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Jun 3 2013

Birthday Parties: Is Asking for Donations Instead of Gifts Too Preachy?

By at 10:03 am

lego set with falg“Partying all night” now means the yearly ritual where my husband, my son, and I open his birthday gifts after the last cranky guest has left for the evening. (This year, my night-owl daughter may well join us.) Hey, it’s the closest thing we Jewish families have to Christmas.

Amid fallen streamers and crumpled napkins, we paw at tissue paper to discover sets of Legos, puzzles that beep mysteriously, rickety railroad sets. With delight, Josh and Sam extract the toys, even ones we already have (in their view, there’s no such thing as too many Imperial Star Destroyers) and squeeze them into the mounds of crap climbing every inch of our wall space. When they move on to the next gift I quietly salvage the packaging and pocket the gift receipt, mapping out my return route for Monday. If it doesn’t have a gift receipt, I’m even more determined to try. Refund or bust! Read the rest of this entry →

Dec 11 2012

The Fifth Night Project: Teaching Giving During Hanukkah

By at 11:15 am

box of toy donations for charityLet’s face it; in order to help Jewish children from feeling left out of the Christmas season, Hanukkah has lost much of it’s traditional meaning and has become a holiday based around eight nights of presents. Customarily, Hanukkah is celebrated with candles, dreidels, and latkes; the eight crazy nights of toys and books was only added to compete with Christmas. Read the rest of this entry →

Nov 29 2012

How to Do 8 Nights of Hanukkah Without Creating Spoiled Brats

By at 5:07 pm

The Hanukkah I see in children’s books demonstrates families playing dreidel
and eating latkes while the menorah shines brilliantly in the window. Then
there’s the inevitable illustration of the kids’ utter elation when the parents unveil
a bag of gelt night after night.

The scene sounds delightful, but I can’t imagine it’s realistic in all Jewish homes. Let’s be honest: starting in October, lots of Jewish kids obsess over the “holiday” (aka Christmas) catalogues that arrive daily in mailboxes around the country.

Right or wrong, at some point this tradition of 8 nights of gifts as influenced by Christmas has become part of the Hanukkah many of us know and love. Read the rest of this entry →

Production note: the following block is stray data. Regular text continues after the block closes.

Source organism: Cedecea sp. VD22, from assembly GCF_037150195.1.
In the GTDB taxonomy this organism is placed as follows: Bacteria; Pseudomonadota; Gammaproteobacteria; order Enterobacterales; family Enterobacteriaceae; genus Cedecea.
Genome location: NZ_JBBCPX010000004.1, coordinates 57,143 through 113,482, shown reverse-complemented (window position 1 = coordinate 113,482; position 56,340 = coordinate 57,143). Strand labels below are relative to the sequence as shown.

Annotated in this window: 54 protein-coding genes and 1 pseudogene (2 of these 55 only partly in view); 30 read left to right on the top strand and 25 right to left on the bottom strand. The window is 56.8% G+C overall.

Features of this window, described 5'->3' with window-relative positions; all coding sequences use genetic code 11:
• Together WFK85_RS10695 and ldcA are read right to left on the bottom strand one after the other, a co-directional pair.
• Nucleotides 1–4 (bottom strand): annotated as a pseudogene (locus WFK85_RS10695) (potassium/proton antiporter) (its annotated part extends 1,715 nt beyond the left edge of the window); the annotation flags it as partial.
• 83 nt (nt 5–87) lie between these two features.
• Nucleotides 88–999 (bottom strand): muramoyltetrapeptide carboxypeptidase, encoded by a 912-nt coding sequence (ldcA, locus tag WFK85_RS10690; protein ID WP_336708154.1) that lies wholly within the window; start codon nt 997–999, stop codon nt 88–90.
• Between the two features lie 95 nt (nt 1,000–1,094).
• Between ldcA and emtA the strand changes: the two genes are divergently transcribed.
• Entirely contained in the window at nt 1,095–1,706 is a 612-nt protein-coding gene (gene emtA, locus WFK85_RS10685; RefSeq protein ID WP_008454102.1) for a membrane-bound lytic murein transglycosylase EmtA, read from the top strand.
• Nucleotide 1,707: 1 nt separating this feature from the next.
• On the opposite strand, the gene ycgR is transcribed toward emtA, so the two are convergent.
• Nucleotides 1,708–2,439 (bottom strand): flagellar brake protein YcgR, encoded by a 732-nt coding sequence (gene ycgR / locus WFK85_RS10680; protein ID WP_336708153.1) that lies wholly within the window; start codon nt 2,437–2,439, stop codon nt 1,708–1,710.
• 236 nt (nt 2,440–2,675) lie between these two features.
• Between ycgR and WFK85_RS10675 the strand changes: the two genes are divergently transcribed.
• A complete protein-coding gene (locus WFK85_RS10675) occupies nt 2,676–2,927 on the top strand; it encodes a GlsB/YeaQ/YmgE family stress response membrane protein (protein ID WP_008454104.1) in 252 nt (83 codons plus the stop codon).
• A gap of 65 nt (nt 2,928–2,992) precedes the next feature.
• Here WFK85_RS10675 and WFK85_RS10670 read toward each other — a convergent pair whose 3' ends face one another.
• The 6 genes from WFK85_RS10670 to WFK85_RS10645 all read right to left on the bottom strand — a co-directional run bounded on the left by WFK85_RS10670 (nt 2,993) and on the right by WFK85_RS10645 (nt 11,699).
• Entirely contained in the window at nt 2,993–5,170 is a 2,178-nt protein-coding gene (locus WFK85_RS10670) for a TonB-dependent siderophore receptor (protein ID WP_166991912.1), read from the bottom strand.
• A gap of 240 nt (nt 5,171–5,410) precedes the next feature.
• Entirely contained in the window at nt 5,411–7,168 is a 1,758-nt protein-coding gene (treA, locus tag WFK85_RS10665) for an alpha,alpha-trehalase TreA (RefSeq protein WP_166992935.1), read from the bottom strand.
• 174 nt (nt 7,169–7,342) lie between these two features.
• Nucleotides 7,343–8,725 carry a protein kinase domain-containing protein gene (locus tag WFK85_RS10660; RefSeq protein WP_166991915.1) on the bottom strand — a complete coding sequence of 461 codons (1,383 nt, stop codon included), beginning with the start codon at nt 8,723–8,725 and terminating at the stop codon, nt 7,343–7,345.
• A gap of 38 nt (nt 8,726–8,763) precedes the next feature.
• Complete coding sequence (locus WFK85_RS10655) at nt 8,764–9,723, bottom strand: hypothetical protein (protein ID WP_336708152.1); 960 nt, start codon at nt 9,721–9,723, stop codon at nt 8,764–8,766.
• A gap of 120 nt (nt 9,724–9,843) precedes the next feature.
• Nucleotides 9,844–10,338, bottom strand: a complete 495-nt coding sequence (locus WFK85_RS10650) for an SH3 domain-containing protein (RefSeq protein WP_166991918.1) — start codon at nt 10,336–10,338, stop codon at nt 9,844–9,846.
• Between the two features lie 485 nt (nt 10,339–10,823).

Nov 6 2012

A Birthday Party Without Presents?

By at 1:19 pm

As I was planning my daughter’s 6th birthday, I had to ask myself why so many of us continue to throw big parties complete with an enormous pile of presents. I recognize that the parties are large to avoid hurt feelings, but can we agree that the amount of presents the kids receive as a result is objectionably over the top?

I’m not against the idea of gifts as a rule. It’s wonderfully celebratory to open some beautifully wrapped presents that someone took the time to choose. But when parents feel pressured to invite the whole class, we are talking about 20 or so gifts. I don’t think a birthday is more memorable for our children because of that seventh, tenth, or 18th present. It’s the law of diminishing returns. Certainly receiving 14 new Barbies is no more joyful than receiving, say, four. Read the rest of this entry →

Dec 12 2011

Hanukkah Without the Presents, But Lots of Fun

By at 11:45 am

"All I got for Hanukkah was a lump of coal!"

Don’t get me wrong. I really love getting presents. But somehow, giving gifts on Hanukkah doesn’t make sense to me. It just doesn’t seem in keeping with a holiday which is about time, light, and miracles.

My husband and I traditionally haven’t exchanged too many gifts over Hanukkah, and now that we have young children, we’re trying to figure out what our family traditions will look like. Last year I kept track of all the gifts the girls would be getting from other family members and friends, and made sure we had just one gift per child per night. I didn’t think it was too extravagant, yet somehow the presents still became the focus of the evening. The girls’ interest in the candlelight and dreidels was quickly replaced by a brief but powerful obsession with the newest toy, which burned out faster than the candles in the menorah. If nothing else, the memories of Hanukkah celebrations should last longer than one night, much like the oil the Macabees found in the second temple.

We’re trying something new this year. Instead of giving gifts, we’re going to focus on experiences that honor Hanukkah for what it is, and don’t try to make it into something it’s not. Each night after we light the candles, we’ll celebrate with an activity we can do together as a family, or with friends. Here are eight ideas that don’t involve presents:

1.       Hanukkah party with friends. We’ll have dreidels, gelt, and crafts for the children, wine for the adults, and latkes and sufganiyot for everyone.

2.       Craft night. If you’re looking for something straight out of the box, you can try these easy dreidel painting kits. Or, with a quick trip to the hardware store for some wood, bolts, glue, markers, and paint, you and your kids can make beautiful menorahs.

3.       Family dreidel night. My daughters are still learning the dreidel game, so we have fun pulling out all of our dreidels, and trying to get them all spinning at once. When the kids are older, you can have a real tournament with gelt. Read the rest of this entry →

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